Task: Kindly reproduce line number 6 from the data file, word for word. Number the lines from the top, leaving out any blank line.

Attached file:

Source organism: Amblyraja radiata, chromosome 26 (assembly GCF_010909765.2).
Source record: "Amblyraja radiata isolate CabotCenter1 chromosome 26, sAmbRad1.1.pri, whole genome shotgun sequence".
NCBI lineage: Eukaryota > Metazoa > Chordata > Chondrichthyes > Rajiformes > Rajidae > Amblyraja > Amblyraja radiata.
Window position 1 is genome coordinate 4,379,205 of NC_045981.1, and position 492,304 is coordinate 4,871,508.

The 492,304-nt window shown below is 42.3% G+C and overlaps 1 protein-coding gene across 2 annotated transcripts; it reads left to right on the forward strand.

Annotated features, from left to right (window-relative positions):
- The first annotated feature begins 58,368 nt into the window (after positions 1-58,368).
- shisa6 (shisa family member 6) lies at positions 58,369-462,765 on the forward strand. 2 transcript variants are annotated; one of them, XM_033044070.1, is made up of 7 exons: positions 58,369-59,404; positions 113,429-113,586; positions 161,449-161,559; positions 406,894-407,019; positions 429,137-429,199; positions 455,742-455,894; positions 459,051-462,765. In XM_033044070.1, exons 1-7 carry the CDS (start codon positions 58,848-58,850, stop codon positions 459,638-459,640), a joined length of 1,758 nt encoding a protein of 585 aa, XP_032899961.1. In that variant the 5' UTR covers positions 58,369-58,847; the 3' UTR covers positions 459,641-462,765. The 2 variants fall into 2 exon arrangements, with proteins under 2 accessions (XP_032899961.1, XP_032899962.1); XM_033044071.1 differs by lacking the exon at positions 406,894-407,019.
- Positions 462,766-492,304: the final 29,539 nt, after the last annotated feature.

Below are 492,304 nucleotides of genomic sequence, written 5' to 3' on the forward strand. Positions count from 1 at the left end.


Annotated features, from left to right (window-relative positions):